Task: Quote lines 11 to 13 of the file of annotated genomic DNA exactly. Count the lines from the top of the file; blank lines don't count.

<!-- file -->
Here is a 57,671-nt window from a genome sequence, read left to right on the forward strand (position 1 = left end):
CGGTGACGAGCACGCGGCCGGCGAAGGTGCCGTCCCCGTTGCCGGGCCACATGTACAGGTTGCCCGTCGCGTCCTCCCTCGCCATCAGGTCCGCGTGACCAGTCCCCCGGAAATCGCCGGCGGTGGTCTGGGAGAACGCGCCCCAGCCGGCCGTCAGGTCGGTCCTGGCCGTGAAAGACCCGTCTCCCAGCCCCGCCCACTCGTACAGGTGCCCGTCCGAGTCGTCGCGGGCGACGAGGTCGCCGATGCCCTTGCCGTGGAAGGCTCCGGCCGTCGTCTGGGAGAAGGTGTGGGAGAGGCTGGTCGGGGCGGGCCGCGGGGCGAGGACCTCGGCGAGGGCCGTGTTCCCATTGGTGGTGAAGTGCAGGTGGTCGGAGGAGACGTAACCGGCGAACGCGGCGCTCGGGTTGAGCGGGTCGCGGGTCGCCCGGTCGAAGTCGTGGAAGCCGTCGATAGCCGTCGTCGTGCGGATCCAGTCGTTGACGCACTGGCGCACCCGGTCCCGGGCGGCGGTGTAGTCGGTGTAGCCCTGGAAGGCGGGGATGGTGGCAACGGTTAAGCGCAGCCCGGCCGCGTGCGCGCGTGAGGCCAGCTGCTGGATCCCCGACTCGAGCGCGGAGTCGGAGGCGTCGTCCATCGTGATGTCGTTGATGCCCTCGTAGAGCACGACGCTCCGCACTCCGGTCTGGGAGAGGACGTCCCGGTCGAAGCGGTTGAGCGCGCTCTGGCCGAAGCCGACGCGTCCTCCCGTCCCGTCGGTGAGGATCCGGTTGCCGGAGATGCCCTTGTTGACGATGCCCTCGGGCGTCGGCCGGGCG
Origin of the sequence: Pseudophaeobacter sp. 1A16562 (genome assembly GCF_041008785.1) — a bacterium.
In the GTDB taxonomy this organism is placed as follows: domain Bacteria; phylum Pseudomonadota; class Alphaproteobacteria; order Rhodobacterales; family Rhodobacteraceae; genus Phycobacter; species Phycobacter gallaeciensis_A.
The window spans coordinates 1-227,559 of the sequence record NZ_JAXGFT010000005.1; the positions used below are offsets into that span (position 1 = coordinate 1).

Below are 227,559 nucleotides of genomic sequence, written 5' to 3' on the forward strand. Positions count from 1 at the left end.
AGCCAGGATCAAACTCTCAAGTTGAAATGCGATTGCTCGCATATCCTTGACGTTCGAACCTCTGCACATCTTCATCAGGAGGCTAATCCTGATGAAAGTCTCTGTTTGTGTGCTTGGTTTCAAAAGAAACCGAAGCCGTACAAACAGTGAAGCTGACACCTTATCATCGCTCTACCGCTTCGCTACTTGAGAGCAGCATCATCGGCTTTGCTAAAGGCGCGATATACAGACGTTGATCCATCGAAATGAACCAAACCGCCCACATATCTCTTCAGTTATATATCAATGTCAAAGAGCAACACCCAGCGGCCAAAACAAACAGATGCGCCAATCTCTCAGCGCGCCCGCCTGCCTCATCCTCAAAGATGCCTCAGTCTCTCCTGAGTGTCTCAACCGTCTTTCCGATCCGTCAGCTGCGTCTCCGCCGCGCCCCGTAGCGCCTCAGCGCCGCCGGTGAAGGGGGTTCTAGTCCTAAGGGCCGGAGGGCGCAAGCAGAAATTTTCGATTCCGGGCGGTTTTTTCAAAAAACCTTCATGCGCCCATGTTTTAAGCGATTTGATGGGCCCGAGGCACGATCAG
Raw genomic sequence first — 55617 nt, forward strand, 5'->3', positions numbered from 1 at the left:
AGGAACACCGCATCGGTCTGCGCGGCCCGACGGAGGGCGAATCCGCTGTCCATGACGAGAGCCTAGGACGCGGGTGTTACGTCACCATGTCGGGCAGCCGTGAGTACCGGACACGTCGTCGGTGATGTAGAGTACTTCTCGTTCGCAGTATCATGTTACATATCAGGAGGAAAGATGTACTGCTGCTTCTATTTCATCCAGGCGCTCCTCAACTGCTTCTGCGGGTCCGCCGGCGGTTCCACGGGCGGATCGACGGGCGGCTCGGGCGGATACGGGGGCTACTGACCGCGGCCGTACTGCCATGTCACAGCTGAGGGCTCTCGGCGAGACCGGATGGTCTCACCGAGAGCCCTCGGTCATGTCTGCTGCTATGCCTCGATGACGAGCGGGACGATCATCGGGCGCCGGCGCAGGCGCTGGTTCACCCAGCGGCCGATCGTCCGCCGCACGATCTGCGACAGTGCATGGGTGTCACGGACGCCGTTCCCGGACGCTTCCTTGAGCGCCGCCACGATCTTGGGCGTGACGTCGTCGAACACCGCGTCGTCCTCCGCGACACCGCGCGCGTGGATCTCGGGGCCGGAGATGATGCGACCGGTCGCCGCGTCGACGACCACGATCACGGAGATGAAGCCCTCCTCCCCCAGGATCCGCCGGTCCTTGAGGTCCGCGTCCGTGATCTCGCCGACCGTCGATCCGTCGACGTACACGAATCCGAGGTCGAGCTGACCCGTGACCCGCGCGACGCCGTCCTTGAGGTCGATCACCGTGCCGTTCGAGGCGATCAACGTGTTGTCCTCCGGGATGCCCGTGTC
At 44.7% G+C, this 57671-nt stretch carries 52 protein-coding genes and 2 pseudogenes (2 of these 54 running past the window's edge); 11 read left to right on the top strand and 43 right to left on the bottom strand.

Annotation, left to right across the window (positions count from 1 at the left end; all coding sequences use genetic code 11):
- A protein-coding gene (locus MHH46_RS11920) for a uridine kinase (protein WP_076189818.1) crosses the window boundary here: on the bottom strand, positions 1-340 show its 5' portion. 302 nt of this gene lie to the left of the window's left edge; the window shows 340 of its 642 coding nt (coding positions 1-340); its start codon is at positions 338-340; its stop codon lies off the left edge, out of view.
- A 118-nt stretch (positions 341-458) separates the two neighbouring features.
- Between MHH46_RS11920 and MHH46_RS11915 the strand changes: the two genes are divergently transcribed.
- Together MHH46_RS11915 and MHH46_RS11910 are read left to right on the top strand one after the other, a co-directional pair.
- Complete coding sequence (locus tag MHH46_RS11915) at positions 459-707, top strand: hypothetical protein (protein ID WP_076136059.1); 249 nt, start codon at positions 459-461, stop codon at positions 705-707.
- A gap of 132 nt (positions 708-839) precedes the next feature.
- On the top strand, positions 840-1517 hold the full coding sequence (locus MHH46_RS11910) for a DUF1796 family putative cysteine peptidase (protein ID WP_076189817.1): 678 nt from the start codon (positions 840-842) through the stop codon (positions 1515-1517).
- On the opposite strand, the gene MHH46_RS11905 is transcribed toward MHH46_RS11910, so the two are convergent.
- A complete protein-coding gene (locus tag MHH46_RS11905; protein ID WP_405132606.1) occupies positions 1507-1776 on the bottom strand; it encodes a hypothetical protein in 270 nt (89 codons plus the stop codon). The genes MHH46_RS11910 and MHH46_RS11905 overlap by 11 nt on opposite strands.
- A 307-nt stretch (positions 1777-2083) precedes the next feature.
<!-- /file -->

Annotation, left to right across the window (positions count from 1 at the left end; all coding sequences use genetic code 11):
- A protein-coding gene (locus MHH46_RS11920) for a uridine kinase (protein WP_076189818.1) crosses the window boundary here: on the bottom strand, positions 1-340 show its 5' portion. 302 nt of this gene lie to the left of the window's left edge; the window shows 340 of its 642 coding nt (coding positions 1-340); its start codon is at positions 338-340; its stop codon lies off the left edge, out of view.
- A 118-nt stretch (positions 341-458) separates the two neighbouring features.